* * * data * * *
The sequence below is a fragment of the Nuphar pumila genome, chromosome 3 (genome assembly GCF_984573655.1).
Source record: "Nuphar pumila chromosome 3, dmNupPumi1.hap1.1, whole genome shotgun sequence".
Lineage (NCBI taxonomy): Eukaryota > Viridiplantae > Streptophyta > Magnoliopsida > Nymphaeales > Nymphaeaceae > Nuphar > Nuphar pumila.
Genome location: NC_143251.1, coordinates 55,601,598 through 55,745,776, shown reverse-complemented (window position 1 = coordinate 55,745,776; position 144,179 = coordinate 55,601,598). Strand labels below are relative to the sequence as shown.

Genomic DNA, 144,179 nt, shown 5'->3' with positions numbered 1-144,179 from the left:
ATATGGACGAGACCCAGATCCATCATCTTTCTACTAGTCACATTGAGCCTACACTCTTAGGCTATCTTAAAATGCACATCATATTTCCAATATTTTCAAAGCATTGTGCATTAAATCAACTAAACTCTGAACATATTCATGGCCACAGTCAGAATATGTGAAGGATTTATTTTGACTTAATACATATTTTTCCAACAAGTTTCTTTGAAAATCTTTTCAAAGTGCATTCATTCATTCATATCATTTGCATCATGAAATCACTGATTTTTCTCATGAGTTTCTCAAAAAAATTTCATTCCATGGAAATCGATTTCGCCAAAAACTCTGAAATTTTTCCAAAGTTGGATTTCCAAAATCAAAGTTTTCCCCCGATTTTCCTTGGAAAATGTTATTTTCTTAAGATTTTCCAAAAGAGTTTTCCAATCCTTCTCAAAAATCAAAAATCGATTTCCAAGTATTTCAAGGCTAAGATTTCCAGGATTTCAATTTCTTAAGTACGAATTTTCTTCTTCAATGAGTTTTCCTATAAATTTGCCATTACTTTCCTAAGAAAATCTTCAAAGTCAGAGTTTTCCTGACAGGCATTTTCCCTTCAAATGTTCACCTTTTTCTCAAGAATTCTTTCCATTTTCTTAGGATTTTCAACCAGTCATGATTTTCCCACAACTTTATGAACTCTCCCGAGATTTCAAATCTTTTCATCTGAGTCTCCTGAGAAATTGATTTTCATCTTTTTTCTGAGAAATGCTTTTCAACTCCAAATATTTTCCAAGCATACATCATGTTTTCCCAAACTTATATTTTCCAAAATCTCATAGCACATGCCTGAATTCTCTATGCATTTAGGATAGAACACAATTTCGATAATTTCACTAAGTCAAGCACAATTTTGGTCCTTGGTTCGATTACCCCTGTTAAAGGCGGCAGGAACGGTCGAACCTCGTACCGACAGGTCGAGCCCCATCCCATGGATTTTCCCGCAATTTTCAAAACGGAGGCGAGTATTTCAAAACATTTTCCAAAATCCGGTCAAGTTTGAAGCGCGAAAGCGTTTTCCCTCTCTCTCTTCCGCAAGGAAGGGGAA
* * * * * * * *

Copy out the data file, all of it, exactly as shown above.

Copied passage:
The sequence below is a fragment of the Nuphar pumila genome, chromosome 3 (genome assembly GCF_984573655.1).
Source record: "Nuphar pumila chromosome 3, dmNupPumi1.hap1.1, whole genome shotgun sequence".
Lineage (NCBI taxonomy): Eukaryota > Viridiplantae > Streptophyta > Magnoliopsida > Nymphaeales > Nymphaeaceae > Nuphar > Nuphar pumila.
Genome location: NC_143251.1, coordinates 55,601,598 through 55,745,776, shown reverse-complemented (window position 1 = coordinate 55,745,776; position 144,179 = coordinate 55,601,598). Strand labels below are relative to the sequence as shown.

Genomic DNA, 144,179 nt, shown 5'->3' with positions numbered 1-144,179 from the left:
ATATGGACGAGACCCAGATCCATCATCTTTCTACTAGTCACATTGAGCCTACACTCTTAGGCTATCTTAAAATGCACATCATATTTCCAATATTTTCAAAGCATTGTGCATTAAATCAACTAAACTCTGAACATATTCATGGCCACAGTCAGAATATGTGAAGGATTTATTTTGACTTAATACATATTTTTCCAACAAGTTTCTTTGAAAATCTTTTCAAAGTGCATTCATTCATTCATATCATTTGCATCATGAAATCACTGATTTTTCTCATGAGTTTCTCAAAAAAATTTCATTCCATGGAAATCGATTTCGCCAAAAACTCTGAAATTTTTCCAAAGTTGGATTTCCAAAATCAAAGTTTTCCCCCGATTTTCCTTGGAAAATGTTATTTTCTTAAGATTTTCCAAAAGAGTTTTCCAATCCTTCTCAAAAATCAAAAATCGATTTCCAAGTATTTCAAGGCTAAGATTTCCAGGATTTCAATTTCTTAAGTACGAATTTTCTTCTTCAATGAGTTTTCCTATAAATTTGCCATTACTTTCCTAAGAAAATCTTCAAAGTCAGAGTTTTCCTGACAGGCATTTTCCCTTCAAATGTTCACCTTTTTCTCAAGAATTCTTTCCATTTTCTTAGGATTTTCAACCAGTCATGATTTTCCCACAACTTTATGAACTCTCCCGAGATTTCAAATCTTTTCATCTGAGTCTCCTGAGAAATTGATTTTCATCTTTTTTCTGAGAAATGCTTTTCAACTCCAAATATTTTCCAAGCATACATCATGTTTTCCCAAACTTATATTTTCCAAAATCTCATAGCACATGCCTGAATTCTCTATGCATTTAGGATAGAACACAATTTCGATAATTTCACTAAGTCAAGCACAATTTTGGTCCTTGGTTCGATTACCCCTGTTAAAGGCGGCAGGAACGGTCGAACCTCGTACCGACAGGTCGAGCCCCATCCCATGGATTTTCCCGCAATTTTCAAAACGGAGGCGAGTATTTCAAAACATTTTCCAAAATCCGGTCAAGTTTGAAGCGCGAAAGCGTTTTCCCTCTCTCTCTTCCGCAAGGAAGGGGAA